One approach to solving the physician scheduling problem (PSP) at an ED in Saudi Arabia to optimality, more precisely at the King Khalid University Hospital (KKUH), is provided by Gharbi, Louly, and Azaiez (2017). Their model optimizes the monthly rosters at the mentioned facility considering three aspects: isolated days on, isolated days off, and night blocks (which means trying to assign all night shifts in only one block per physician). I will evaluate the effectivity of their approach in order to get insights on the extent to which it can contribute to research in the field of physician scheduling. The model is to be examined considering performance in general, stability, and overstaffing. Furthermore, relations between model attributes are analyzed and the model is evaluated using an original data set as well as two scenarios with a reduced staff size. Drawing a conclusion, the model performs well considering the goals stated in the objective function as well as stability and runtime but reveals a deficit considering the appropriate staff size for the medical facility.

In order to evaluate the effectivity of the mentioned model, this thesis is built up as follows: Firstly, an insight on important approaches to personnel scheduling problems in the health care sector in literature is provided in section 2 in order to get a sense of the variety of existing approaches on physician scheduling. After introducing the model, it will be classified in the existing literature in section 3. The implementation using a software and the computational results of the model executions are provided in section 3.3. After implementing the model with the original staff size, two scenarios and their computational results are introduced in sections 3.4.1 and 3.4.2 in order to get more insights into the model’s performance. In a first scenario, the staff size is reduced. In the second scenario, additional slack constraints and variables are added to the model. The comparison of their results follows. In section 3.4.4, the findings are summarized, interpreted, and discussed. The evaluation is concluded in section 4 in order to give recommendations for further research.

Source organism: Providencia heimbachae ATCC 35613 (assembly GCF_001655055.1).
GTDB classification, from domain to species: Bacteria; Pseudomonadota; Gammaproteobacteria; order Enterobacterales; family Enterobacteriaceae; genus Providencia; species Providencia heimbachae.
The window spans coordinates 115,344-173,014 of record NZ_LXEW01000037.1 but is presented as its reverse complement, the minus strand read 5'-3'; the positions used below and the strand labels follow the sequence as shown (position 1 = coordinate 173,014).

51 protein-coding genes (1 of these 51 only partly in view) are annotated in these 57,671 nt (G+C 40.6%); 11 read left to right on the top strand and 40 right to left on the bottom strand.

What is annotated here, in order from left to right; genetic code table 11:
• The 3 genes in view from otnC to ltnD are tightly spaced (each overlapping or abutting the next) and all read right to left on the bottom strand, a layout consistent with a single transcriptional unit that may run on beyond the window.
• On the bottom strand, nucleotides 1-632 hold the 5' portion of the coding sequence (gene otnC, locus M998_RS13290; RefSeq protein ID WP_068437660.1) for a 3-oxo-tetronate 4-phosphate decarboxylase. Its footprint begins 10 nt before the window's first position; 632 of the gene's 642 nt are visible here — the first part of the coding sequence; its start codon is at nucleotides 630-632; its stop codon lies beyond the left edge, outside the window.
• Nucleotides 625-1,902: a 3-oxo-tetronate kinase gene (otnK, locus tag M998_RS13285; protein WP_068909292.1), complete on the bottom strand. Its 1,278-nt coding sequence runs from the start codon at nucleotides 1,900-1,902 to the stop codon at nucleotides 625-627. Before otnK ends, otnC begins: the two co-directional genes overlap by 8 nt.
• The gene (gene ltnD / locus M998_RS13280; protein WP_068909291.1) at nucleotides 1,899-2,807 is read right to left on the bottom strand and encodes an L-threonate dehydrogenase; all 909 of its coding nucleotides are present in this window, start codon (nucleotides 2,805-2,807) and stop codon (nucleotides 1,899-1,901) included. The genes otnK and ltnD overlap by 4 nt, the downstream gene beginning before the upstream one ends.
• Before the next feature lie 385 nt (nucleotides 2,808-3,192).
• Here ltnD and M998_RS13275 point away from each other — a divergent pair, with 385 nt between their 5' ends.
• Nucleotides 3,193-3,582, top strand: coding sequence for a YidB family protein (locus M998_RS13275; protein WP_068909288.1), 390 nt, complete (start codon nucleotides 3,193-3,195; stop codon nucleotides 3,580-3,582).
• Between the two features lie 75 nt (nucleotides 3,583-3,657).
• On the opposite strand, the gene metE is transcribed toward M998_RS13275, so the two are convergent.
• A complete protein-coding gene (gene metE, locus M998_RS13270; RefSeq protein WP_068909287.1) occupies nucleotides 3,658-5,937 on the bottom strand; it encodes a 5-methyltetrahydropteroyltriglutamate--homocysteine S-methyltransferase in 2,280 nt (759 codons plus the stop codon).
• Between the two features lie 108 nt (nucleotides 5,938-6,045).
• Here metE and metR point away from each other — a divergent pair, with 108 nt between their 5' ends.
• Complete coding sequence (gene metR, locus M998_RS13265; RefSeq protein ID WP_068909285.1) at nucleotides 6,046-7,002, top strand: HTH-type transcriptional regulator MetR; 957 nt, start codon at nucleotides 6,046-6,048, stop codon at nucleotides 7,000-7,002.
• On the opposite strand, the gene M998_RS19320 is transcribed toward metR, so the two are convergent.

2. Literature Reviewon Personnel Scheduling Problems in the Health Care Sector

PSPs are specifications of personnel scheduling problems, which again are specifications of general scheduling problems. In the following, I will focus on personnel scheduling in medical facilities. These problems can be categorized into three subcategories according to the kind of personnel addressed by the problem. Firstly, there are nurse scheduling problems (NSPs), which have received most attention in the beginning of research on personnel scheduling in medical facilities (Ernst, Jiang, Krishnamoorthy, & Sier, 2004, p. 9). Resident scheduling problems (RSPs) focus on scheduling students in medical training. The problem, which now receives more and more attention by the public, is the physician scheduling problem (PSP) (Güler, İdin, & Yilmaz Güler, 2013, p. 2118). In the following, I will mainly concentrate on PSPs, but will also mention concepts for RSPs. An approach to classify PSPs further is to consider the strategical level of the scheduling problem (Erhard et al., 2018, p. 3). According to Erhard et al. (2018), there are three main categories in the field of physician scheduling: “Staffing problems focus on the strategic decision of determining the required size and composition of a workforce. These planning problems typically involve a long term (e.g. annual) planning horizon” (p. 3). Rostering, however, focuses on generating (repeating) shift rosters, where the planning horizon typically reaches from weeks to a few months. Modifying already existing working schedules on a short-term basis is termed re-planning. It handles problems that occur when e.g. a physician is not available on a very short notice due to illness (Erhard et al., 2018, p. 3). For more detailed information on re-planning and a real-life case study, I refer to Gross, Fügener, and Brunner (2018).

The model by Gharbi et al. (2017) to be analyzed covers a planning horizon of one month and focuses on the tactical assignment of shifts to physicians over this fixed time horizon. That is the reason why this model falls under the category of rostering . This literature review will therefore concentrate on rostering problems subsequently.